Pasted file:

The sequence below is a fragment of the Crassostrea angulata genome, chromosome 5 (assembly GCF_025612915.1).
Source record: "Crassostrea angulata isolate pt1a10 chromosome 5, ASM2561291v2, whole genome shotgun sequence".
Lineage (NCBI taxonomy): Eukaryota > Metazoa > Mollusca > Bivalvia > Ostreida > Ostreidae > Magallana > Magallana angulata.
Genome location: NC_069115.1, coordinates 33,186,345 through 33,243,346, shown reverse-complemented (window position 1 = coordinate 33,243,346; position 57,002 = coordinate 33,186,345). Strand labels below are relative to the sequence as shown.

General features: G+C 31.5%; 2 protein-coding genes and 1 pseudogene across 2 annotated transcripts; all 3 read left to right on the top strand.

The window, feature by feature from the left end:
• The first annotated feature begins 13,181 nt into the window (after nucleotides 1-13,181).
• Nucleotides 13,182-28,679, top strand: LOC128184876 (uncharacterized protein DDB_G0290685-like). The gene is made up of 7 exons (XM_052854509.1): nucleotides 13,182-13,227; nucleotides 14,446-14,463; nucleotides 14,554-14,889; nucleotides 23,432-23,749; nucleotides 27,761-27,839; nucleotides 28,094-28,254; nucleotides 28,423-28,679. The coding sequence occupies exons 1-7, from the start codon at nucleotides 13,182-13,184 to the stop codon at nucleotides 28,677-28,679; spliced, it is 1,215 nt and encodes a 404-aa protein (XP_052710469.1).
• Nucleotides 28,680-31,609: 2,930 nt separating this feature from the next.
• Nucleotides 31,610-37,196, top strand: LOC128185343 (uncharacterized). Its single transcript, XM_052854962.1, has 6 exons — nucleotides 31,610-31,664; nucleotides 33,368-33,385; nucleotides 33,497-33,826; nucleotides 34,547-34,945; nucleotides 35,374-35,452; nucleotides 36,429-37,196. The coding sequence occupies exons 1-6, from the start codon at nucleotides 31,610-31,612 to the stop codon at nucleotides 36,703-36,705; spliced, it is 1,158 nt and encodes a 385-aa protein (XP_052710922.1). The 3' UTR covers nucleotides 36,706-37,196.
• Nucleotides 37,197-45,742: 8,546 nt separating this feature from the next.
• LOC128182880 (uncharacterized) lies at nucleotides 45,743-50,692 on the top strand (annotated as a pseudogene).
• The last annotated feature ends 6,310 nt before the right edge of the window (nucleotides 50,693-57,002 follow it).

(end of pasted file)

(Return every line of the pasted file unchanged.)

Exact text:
The sequence below is a fragment of the Crassostrea angulata genome, chromosome 5 (assembly GCF_025612915.1).
Source record: "Crassostrea angulata isolate pt1a10 chromosome 5, ASM2561291v2, whole genome shotgun sequence".
Lineage (NCBI taxonomy): Eukaryota > Metazoa > Mollusca > Bivalvia > Ostreida > Ostreidae > Magallana > Magallana angulata.
Genome location: NC_069115.1, coordinates 33,186,345 through 33,243,346, shown reverse-complemented (window position 1 = coordinate 33,243,346; position 57,002 = coordinate 33,186,345). Strand labels below are relative to the sequence as shown.

General features: G+C 31.5%; 2 protein-coding genes and 1 pseudogene across 2 annotated transcripts; all 3 read left to right on the top strand.

The window, feature by feature from the left end:
• The first annotated feature begins 13,181 nt into the window (after nucleotides 1-13,181).
• Nucleotides 13,182-28,679, top strand: LOC128184876 (uncharacterized protein DDB_G0290685-like). The gene is made up of 7 exons (XM_052854509.1): nucleotides 13,182-13,227; nucleotides 14,446-14,463; nucleotides 14,554-14,889; nucleotides 23,432-23,749; nucleotides 27,761-27,839; nucleotides 28,094-28,254; nucleotides 28,423-28,679. The coding sequence occupies exons 1-7, from the start codon at nucleotides 13,182-13,184 to the stop codon at nucleotides 28,677-28,679; spliced, it is 1,215 nt and encodes a 404-aa protein (XP_052710469.1).
• Nucleotides 28,680-31,609: 2,930 nt separating this feature from the next.
• Nucleotides 31,610-37,196, top strand: LOC128185343 (uncharacterized). Its single transcript, XM_052854962.1, has 6 exons — nucleotides 31,610-31,664; nucleotides 33,368-33,385; nucleotides 33,497-33,826; nucleotides 34,547-34,945; nucleotides 35,374-35,452; nucleotides 36,429-37,196. The coding sequence occupies exons 1-6, from the start codon at nucleotides 31,610-31,612 to the stop codon at nucleotides 36,703-36,705; spliced, it is 1,158 nt and encodes a 385-aa protein (XP_052710922.1). The 3' UTR covers nucleotides 36,706-37,196.
• Nucleotides 37,197-45,742: 8,546 nt separating this feature from the next.
• LOC128182880 (uncharacterized) lies at nucleotides 45,743-50,692 on the top strand (annotated as a pseudogene).
• The last annotated feature ends 6,310 nt before the right edge of the window (nucleotides 50,693-57,002 follow it).